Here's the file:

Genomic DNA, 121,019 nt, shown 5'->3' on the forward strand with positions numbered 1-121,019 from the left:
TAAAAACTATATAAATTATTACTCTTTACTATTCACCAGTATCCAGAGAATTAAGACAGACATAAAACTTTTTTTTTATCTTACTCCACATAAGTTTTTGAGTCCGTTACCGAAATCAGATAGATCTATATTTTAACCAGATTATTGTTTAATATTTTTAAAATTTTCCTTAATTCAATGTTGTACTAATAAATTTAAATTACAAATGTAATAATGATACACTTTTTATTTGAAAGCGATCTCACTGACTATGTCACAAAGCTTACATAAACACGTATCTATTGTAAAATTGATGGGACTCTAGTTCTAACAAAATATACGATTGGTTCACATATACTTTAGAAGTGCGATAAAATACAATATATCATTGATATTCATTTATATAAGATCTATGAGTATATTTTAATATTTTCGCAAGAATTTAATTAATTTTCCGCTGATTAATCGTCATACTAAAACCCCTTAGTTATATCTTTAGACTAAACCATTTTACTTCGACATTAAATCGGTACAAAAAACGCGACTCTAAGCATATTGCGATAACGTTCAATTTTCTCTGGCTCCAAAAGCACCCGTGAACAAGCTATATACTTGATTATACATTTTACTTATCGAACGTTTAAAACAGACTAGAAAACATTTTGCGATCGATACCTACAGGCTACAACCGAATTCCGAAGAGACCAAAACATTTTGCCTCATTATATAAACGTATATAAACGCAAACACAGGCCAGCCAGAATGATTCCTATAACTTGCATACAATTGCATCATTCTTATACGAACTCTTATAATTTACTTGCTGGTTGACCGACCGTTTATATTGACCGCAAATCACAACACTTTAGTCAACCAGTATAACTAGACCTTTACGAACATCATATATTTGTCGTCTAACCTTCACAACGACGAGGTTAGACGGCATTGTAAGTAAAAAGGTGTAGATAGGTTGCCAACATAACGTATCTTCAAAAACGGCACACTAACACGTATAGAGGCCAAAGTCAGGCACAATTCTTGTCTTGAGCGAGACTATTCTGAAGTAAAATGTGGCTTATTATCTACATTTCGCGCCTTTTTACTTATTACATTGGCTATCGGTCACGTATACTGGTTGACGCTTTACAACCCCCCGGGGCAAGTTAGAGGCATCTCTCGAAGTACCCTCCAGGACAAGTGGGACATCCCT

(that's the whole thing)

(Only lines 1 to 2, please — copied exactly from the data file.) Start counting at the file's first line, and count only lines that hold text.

Genomic DNA, 121,019 nt, shown 5'->3' on the forward strand with positions numbered 1-121,019 from the left:
TAAAAACTATATAAATTATTACTCTTTACTATTCACCAGTATCCAGAGAATTAAGACAGACATAAAACTTTTTTTTTATCTTACTCCACATAAGTTTTTGAGTCCGTTACCGAAATCAGATAGATCTATATTTTAACCAGATTATTGTTTAATATTTTTAAAATTTTCCTTAATTCAATGTTGTACTAATAAATTTAAATTACAAATGTAATAATGATACACTTTTTATTTGAAAGCGATCTCACTGACTATGTCACAAAGCTTACATAAACACGTATCTATTGTAAAATTGATGGGACTCTAGTTCTAACAAAATATACGATTGGTTCACATATACTTTAGAAGTGCGATAAAATACAATATATCATTGATATTCATTTATATAAGATCTATGAGTATATTTTAATATTTTCGCAAGAATTTAATTAATTTTCCGCTGATTAATCGTCATACTAAAACCCCTTAGTTATATCTTTAGACTAAACCATTTTACTTCGACATTAAATCGGTACAAAAAACGCGACTCTAAGCATATTGCGATAACGTTCAATTTTCTCTGGCTCCAAAAGCACCCGTGAACAAGCTATATACTTGATTATACATTTTACTTATCGAACGTTTAAAACAGACTAGAAAACATTTTGCGATCGATACCTACAGGCTACAACCGAATTCCGAAGAGACCAAAACATTTTGCCTCATTATATAAACGTATATAAACGCAAACACAGGCCAGCCAGAATGATTCCTATAACTTGCATACAATTGCATCATTCTTATACGAACTCTTATAATTTACTTGCTGGTTGACCGACCGTTTATATTGACCGCAAATCACAACACTTTAGTCAACCAGTATAACTAGACCTTTACGAACATCATATATTTGTCGTCTAACCTTCACAACGACGAGGTTAGACGGCATTGTAAGTAAAAAGGTGTAGATAGGTTGCCAACATAACGTATCTTCAAAAACGGCACACTAACACGTATAGAGGCCAAAGTCAGGCACAATTCTTGTCTTGAGCGAGACTATTCTGAAGTAAAATGTGGCTTATTATCTACATTTCGCGCCTTTTTACTTATTACATTGGCTATCGGTCACGTATACTGGTTGACGCTTTACAACCCCCCGGGGCAAGTTAGAGGCATCTCTCGAAGTACCCTCCAGGACAAGTGGGACATCCCT